sushi is indescribable. But getting a minyan in Bozeman means a lot more than it
does in Brooklyn.”
Chaim boasts that he was raised at the feet of the
Lubavitcher Rebbe, Menachem Mendel Schneerson. He spent several years leading
community outreach in Russia, Canada and Israel. Chavie is the daughter of the
Chabad rabbi of San Antonio, Texas, and also did outreach to Jews across the US
and around the world.
When Chaim spent two summers in Montana as a
yeshiva student, he built up relationships with local Jews, and when he saw that
the Jewish population in Bozeman was growing, he received a blessing from Chabad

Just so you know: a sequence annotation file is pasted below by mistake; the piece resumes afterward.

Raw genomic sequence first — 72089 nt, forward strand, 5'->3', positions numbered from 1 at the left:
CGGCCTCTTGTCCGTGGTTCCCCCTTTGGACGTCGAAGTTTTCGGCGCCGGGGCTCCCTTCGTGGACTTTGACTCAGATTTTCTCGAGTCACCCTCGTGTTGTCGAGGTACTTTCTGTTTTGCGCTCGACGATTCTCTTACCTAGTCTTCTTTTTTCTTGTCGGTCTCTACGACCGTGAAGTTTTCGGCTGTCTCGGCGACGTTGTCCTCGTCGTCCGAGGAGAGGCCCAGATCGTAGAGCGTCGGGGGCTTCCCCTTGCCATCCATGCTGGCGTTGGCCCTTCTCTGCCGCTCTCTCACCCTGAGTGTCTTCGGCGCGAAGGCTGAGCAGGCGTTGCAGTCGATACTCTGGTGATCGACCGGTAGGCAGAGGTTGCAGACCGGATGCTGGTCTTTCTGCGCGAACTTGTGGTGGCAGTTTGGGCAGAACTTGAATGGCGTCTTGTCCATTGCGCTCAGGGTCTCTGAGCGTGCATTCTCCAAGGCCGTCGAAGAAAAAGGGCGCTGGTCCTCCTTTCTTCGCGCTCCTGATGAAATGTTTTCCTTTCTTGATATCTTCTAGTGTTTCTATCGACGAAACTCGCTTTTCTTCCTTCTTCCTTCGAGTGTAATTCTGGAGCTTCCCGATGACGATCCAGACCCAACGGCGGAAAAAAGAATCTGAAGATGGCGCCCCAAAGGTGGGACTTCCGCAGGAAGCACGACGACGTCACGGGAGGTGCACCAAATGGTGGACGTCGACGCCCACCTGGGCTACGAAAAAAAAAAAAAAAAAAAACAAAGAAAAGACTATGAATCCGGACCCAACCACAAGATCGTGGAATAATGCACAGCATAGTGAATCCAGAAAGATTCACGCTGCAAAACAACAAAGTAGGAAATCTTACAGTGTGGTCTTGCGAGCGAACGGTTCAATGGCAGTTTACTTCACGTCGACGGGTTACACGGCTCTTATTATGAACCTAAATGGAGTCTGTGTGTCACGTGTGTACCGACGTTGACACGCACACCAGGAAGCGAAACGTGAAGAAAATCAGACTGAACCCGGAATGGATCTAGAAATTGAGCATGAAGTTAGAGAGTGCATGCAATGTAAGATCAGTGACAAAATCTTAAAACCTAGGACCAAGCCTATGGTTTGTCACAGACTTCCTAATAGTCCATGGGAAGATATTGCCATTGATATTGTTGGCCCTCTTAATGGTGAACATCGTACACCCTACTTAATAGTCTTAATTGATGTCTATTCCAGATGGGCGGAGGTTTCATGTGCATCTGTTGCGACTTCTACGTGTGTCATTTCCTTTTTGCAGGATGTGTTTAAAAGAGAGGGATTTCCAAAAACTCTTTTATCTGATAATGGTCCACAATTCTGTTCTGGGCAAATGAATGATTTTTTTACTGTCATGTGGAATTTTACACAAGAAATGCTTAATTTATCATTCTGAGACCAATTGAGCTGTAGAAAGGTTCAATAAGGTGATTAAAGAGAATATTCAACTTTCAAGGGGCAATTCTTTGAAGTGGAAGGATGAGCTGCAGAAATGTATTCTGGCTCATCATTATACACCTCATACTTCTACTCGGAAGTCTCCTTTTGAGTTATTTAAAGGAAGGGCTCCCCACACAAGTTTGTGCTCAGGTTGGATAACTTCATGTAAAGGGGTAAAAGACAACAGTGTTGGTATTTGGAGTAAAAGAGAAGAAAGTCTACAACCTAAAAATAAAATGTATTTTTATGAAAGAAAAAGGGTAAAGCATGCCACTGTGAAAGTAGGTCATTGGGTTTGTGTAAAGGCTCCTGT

headquarters in New York in 2007 to buy a house and set up shop
“It was high time to bring the real deal of Yiddishkeit to
Montana,” he says. “Both of us knew we wanted to live our lives sharing
Yiddishkeit with others, and there is no place more rewarding to do that than in
Montana, where there is no other source of traditional Judaism.”
does have small Reform synagogues all over the state, including in Bozeman,
whose members Bruk says he services in ways only Chabad can
While he says he gets along with the Reform temples, he adds
“that doesn’t mean they get along with me.”
“I wish all the Jews would
have been educated by the [Lubavitcher] rebbe so they would love each Jew with a
non-judgmental approach,” he says. “If secularist Jews loved religious Jews the
way Chabadniks love secular Jews, the world would be a better place.